Alison Goodman is an aclaimed fantasy writer who lives in Melbourne, Australia with her husband. Her most recent novel is Eona which is the sequel to Eon (aka The Two Pearls of Wisdom) and the conclusion of the Eon duology. Eona was released in Australia and North America in early 2011, and debuted at #5 on the New York Times Bestseller List (Children’s Chapter Books, 8th May) and the Indie Weekly Bestseller List. In the UK, Eona has been released under the title The Necklace of the Gods, and also as a YA edition titled Eona: Return of the Dragoneye. The Eon/Eona duology has been sold into 17 countries, and translated into ten languages.
Where there is power, there is betrayal…
Once she was Eon, a girl disguised as a boy, risking her life for the chance to become a Dragoneye apprentice. Now she is is Eona, the Mirror Dragoneye, her country’s savior—but she has an even more dangerous secret.
She cannot control her power.
Each time she tries to bond with her Mirror Dragon, she becomes a conduit for the ten spirit dragons whose Dragoneyes were murdered by Lord Ido. Their anguish floods through her, twisting her ability into a killing force, destroying the land and its people.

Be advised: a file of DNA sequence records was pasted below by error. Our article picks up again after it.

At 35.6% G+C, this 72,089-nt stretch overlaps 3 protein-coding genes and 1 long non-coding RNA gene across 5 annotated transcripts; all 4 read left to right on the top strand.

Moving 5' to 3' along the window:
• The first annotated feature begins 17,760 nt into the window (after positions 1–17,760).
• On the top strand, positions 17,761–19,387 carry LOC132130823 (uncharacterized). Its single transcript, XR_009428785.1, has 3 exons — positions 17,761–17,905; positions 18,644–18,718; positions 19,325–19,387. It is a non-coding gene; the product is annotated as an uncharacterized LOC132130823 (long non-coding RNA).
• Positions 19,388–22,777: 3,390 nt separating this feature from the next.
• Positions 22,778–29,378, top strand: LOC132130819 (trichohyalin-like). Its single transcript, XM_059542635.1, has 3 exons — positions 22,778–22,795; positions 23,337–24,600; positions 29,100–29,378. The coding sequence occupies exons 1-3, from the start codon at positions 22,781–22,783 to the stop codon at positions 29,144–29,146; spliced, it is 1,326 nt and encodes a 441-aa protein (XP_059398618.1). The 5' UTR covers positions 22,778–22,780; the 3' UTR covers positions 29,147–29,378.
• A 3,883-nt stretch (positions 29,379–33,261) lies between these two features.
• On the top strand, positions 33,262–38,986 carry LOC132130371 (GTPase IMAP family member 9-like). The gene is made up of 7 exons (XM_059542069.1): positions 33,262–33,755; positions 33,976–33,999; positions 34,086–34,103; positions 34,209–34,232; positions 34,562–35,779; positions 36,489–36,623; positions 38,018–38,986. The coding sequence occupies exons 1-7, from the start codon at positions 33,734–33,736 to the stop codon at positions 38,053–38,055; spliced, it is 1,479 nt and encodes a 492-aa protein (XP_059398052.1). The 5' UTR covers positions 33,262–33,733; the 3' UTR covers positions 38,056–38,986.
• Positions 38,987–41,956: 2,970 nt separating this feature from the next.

And another force of destruction is on her trail.
Along with Ryko and Lady Dela, Eona is on the run from High Lord Sethon’s army. The renegades must find Kygo, the young Pearl Emperor, who needs Eona’s power if he is to wrest back his throne from Sethon. But if Eona is to help Kygo, she must drive a dark bargain with an old enemy that could obliterate them all.
Character driven books like Eon and Eona rely heavily on the interactions between the members of the cast. This book features strong, well written characters who are each driven but personal motivations. Even the characters of dubious morality were enjoyable to read about and relate to. The only character I didn’t sympathise with at all was Lord Ido, because he was just so repulsive and unethical.
This is not to say that the plot of Eona is lacking – in fact, I found the plot compelling and well paced. There are a few obvious twists and reveals, but they are offset by some completely unpredictable and shocking ones. One of my main gripes with the plot is the way that Eona is treated after revealing herself to be a woman. People are frequently telling her that as a woman, she is too emotional or naive to make important decisions and her opinions aren’t valid because she doesn’t understand a man’s world.
Eona is an awesome book which I enjoyed reading and recommend for anyone who loves to lose themselves in masterful storytelling and riveting characters.
About the book: